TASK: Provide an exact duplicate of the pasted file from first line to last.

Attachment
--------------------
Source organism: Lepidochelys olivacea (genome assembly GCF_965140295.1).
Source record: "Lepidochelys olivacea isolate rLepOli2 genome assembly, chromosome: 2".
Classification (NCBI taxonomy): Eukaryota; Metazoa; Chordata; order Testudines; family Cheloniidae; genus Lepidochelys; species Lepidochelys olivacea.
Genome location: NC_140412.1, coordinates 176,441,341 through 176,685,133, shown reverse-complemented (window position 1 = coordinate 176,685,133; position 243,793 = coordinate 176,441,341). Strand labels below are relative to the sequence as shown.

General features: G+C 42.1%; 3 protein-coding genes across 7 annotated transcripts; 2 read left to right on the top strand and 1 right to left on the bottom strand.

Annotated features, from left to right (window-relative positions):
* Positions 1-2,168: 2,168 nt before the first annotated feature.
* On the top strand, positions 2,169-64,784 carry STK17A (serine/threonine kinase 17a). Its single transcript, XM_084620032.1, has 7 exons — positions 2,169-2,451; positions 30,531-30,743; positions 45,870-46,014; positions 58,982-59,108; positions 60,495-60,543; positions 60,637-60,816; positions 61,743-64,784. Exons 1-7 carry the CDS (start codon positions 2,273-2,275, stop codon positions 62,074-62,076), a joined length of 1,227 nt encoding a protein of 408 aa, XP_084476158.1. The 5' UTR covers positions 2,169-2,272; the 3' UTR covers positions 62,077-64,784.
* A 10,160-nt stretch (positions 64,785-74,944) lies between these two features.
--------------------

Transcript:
Source organism: Lepidochelys olivacea (genome assembly GCF_965140295.1).
Source record: "Lepidochelys olivacea isolate rLepOli2 genome assembly, chromosome: 2".
Classification (NCBI taxonomy): Eukaryota; Metazoa; Chordata; order Testudines; family Cheloniidae; genus Lepidochelys; species Lepidochelys olivacea.
Genome location: NC_140412.1, coordinates 176,441,341 through 176,685,133, shown reverse-complemented (window position 1 = coordinate 176,685,133; position 243,793 = coordinate 176,441,341). Strand labels below are relative to the sequence as shown.

General features: G+C 42.1%; 3 protein-coding genes across 7 annotated transcripts; 2 read left to right on the top strand and 1 right to left on the bottom strand.

Annotated features, from left to right (window-relative positions):
* Positions 1-2,168: 2,168 nt before the first annotated feature.
* On the top strand, positions 2,169-64,784 carry STK17A (serine/threonine kinase 17a). Its single transcript, XM_084620032.1, has 7 exons — positions 2,169-2,451; positions 30,531-30,743; positions 45,870-46,014; positions 58,982-59,108; positions 60,495-60,543; positions 60,637-60,816; positions 61,743-64,784. Exons 1-7 carry the CDS (start codon positions 2,273-2,275, stop codon positions 62,074-62,076), a joined length of 1,227 nt encoding a protein of 408 aa, XP_084476158.1. The 5' UTR covers positions 2,169-2,272; the 3' UTR covers positions 62,077-64,784.
* A 10,160-nt stretch (positions 64,785-74,944) lies between these two features.